I figured out the degree of freedom I forgot about. When you truncate, you can move new vertices in along old edges some amount, which you can choose. I split edges in three, moving each new vertex in by a third (see the diagram from wikipedia that I included in the previous post). Splitting in three makes sure you create regular hexagons for the soccer ball step (the truncated icosahedron). You don't have to create regular hexagons, and by modifying this you can make slim and broad rhombi, as shown in the images below.
This explains why I didn't match the values for the angles that I found on Wikipedia for the rhombic enneacontahedron. I suspect that most of these rhombic enneacontahedrons people make come from just a few instructional guides or paper folding guides online, which often refer to slim and broad rhombi, so probably they aren't making regular hexagons in the truncation step, which seems to yield very similar rhombi so that you can't easily call them broad or slim.
Extreme cases caused by changing parameter of truncation step seem to be less 'round'
Here's the final 3D printed assembly, after gluing in the magnets. The edge length on the edges the white and red tiles share are 2cm long, for reference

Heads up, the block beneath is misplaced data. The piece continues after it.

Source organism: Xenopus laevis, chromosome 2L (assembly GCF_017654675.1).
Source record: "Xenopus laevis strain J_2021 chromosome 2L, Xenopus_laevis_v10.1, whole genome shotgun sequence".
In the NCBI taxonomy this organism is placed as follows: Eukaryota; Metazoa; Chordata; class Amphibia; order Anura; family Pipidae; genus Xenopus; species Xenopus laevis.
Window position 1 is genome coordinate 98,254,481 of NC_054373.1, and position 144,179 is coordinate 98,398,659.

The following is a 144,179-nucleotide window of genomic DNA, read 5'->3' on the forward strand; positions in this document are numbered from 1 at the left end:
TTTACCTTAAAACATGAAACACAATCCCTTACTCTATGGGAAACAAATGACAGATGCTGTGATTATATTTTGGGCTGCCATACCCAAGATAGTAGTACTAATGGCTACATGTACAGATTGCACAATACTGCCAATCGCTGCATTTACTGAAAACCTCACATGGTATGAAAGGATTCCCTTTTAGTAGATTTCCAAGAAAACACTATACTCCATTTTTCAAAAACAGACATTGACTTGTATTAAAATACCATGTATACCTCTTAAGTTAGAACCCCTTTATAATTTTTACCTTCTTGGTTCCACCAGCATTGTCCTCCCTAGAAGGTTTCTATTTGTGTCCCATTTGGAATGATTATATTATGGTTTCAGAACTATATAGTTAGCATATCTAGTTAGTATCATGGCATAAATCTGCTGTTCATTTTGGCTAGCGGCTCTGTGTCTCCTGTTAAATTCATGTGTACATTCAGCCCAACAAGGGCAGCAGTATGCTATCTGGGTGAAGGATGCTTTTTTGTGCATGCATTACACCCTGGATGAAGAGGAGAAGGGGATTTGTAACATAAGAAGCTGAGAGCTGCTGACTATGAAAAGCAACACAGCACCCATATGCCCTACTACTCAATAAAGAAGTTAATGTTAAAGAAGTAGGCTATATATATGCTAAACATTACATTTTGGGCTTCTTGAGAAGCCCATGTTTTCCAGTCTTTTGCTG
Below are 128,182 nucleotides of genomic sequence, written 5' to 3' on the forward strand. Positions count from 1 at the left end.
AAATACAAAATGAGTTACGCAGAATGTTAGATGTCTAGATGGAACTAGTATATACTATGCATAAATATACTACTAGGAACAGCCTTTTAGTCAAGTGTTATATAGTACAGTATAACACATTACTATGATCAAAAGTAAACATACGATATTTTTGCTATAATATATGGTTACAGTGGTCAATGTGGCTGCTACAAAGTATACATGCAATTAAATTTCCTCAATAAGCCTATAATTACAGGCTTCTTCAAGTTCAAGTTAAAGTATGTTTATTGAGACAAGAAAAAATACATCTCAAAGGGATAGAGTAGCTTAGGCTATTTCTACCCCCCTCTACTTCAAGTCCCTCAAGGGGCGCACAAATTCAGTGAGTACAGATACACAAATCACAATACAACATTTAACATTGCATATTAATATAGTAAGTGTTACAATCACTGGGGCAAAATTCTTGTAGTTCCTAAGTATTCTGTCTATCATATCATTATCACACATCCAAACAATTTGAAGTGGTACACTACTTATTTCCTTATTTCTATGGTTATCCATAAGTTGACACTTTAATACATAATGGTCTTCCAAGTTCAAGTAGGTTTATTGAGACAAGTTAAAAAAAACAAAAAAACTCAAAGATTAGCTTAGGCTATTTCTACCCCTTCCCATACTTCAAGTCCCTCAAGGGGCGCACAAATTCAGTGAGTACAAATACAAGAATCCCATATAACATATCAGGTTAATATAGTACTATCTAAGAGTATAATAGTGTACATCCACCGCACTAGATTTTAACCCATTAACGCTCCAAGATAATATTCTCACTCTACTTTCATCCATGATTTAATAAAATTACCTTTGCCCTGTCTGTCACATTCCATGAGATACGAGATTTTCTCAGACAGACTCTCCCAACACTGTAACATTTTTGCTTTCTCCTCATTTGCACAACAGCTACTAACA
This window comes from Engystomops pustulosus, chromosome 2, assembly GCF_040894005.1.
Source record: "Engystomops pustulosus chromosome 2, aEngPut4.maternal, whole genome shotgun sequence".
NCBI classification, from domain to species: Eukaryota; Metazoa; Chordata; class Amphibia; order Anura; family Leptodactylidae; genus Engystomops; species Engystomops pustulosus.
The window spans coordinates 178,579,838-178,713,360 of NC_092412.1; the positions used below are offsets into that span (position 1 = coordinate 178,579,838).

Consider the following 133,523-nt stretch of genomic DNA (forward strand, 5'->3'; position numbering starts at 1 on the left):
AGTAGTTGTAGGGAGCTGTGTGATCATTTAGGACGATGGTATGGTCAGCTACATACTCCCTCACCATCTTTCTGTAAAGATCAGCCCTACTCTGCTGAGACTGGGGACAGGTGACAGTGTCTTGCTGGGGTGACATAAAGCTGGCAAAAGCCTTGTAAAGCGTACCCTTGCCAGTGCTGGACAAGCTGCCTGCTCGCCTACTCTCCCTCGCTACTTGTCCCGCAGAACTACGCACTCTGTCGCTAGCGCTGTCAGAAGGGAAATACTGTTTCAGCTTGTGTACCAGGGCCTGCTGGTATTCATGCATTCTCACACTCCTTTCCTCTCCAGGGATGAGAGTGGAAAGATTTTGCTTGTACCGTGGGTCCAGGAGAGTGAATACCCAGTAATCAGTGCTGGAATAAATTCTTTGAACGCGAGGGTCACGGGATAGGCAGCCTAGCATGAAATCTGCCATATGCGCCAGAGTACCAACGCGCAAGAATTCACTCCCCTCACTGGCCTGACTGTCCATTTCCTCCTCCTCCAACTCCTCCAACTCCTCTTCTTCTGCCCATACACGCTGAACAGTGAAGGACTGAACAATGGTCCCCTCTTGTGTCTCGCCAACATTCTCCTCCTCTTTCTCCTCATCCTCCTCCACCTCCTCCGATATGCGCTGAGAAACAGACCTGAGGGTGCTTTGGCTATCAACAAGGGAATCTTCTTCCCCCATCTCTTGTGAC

It would be fun to print the exaggerated versions with very broad and very slim rhombi at some point in the future.
Want to make your own? The code isn't super clean, so the steps at a high level:
- If you want to modify the truncation, you'll need to locate that section of the code, modify the appropriate line, and then get the code to spit out all the info you need on the angles and side lengths that are needed by the OpenSCAD script. There are a bunch of poorly commented areas where you can follow my pattern--I was working quickly and I just didn't make it easy to use yet. Sorry!
- If you keep the angles as in the OpenSCAD script, you'll make a shape like the one I made. You need to make sure the user controlled side length is the same for the tiles of type A and B. You also need to make sure you match the magnet info between those two types of tile.
- You can do this with just one magnet per edge if you want to save on magnets, though it won't be as strong and the tiles can pivot until locked into place by neighbors. You will need to go through my code because I didn't make it parametric either
Easiest way to do it? Keep everything exactly the same as my OpenSCAD code, render the STL and slice it for your 3D printer. Get at least 90*4 magnets, 3mm diameter by 2mm height, axially aligned. The magnet diameter and depth values in the script might still need to be adjusted to get a nice fit, depending on your 3D printer.